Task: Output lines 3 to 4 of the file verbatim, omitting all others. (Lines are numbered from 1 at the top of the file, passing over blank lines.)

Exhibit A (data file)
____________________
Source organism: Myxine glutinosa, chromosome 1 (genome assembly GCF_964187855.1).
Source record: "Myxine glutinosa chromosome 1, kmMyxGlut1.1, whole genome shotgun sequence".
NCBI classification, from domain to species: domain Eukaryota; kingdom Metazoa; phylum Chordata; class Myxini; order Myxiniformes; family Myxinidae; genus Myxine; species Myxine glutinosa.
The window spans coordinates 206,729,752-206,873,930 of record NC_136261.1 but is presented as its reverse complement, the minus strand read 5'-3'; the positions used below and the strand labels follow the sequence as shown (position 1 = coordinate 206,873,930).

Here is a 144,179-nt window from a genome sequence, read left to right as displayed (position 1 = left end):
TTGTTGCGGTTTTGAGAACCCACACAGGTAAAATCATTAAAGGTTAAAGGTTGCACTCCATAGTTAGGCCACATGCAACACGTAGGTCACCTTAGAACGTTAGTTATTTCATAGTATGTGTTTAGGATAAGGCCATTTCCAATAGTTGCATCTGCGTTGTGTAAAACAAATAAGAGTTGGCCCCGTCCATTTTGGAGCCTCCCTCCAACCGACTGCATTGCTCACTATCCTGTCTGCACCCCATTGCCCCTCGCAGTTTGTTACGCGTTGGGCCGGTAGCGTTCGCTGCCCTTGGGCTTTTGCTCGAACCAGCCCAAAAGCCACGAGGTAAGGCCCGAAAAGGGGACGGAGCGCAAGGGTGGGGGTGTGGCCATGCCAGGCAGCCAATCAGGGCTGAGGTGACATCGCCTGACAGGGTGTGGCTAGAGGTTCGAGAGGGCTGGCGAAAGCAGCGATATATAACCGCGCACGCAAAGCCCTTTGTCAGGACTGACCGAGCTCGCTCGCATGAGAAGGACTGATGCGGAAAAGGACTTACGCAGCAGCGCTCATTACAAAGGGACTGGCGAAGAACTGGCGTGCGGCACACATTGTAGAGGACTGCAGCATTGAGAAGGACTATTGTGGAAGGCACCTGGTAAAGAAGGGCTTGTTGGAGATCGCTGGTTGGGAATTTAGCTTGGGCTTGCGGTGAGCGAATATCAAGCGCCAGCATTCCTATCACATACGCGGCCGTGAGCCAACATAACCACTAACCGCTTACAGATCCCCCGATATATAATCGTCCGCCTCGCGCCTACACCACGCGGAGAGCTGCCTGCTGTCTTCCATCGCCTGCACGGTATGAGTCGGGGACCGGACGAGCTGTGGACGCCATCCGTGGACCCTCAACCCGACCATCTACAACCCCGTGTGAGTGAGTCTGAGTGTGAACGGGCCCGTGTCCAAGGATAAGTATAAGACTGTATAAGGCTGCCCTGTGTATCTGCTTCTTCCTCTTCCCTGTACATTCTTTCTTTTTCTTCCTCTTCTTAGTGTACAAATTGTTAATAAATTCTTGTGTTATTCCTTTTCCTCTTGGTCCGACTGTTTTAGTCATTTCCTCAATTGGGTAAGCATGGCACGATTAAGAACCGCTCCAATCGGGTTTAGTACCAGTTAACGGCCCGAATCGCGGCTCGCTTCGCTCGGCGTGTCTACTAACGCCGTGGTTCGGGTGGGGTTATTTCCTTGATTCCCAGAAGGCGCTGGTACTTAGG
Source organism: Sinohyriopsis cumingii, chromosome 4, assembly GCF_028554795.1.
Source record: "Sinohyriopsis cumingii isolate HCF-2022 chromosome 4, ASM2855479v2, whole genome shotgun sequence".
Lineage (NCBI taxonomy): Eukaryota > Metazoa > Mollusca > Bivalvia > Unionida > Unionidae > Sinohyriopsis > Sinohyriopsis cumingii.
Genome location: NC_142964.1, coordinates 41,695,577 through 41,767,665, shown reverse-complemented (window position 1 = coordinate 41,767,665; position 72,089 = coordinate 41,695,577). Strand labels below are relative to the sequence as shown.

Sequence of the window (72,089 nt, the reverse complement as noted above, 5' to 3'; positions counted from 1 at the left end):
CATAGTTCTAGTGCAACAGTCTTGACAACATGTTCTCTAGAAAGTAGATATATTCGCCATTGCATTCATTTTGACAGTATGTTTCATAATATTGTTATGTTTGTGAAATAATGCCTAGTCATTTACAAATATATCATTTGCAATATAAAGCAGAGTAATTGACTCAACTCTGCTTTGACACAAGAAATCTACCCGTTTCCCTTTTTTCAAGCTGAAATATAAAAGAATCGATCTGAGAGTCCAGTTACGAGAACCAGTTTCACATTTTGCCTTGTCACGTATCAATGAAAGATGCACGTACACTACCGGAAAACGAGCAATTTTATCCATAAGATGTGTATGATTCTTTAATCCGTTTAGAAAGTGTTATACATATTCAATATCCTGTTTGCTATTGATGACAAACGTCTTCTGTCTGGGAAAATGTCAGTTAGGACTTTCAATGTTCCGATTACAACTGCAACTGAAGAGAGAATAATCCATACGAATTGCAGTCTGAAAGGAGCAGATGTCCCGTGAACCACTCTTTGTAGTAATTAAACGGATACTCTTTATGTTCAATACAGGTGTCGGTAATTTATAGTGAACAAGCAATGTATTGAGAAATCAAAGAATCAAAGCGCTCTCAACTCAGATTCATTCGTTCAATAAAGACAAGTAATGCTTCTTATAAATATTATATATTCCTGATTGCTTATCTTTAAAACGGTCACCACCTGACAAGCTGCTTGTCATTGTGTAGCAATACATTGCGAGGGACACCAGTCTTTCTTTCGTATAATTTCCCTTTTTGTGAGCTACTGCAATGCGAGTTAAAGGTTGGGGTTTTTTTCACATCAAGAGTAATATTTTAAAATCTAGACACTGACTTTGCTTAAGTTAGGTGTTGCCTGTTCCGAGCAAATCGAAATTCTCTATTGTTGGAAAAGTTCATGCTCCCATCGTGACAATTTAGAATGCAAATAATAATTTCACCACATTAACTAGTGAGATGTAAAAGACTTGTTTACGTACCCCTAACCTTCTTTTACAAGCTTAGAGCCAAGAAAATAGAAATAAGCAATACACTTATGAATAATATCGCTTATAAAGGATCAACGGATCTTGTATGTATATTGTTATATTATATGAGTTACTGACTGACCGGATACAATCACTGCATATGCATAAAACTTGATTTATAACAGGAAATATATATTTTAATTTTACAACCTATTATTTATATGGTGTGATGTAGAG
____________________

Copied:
NCBI classification, from domain to species: domain Eukaryota; kingdom Metazoa; phylum Chordata; class Myxini; order Myxiniformes; family Myxinidae; genus Myxine; species Myxine glutinosa.
The window spans coordinates 206,729,752-206,873,930 of record NC_136261.1 but is presented as its reverse complement, the minus strand read 5'-3'; the positions used below and the strand labels follow the sequence as shown (position 1 = coordinate 206,873,930).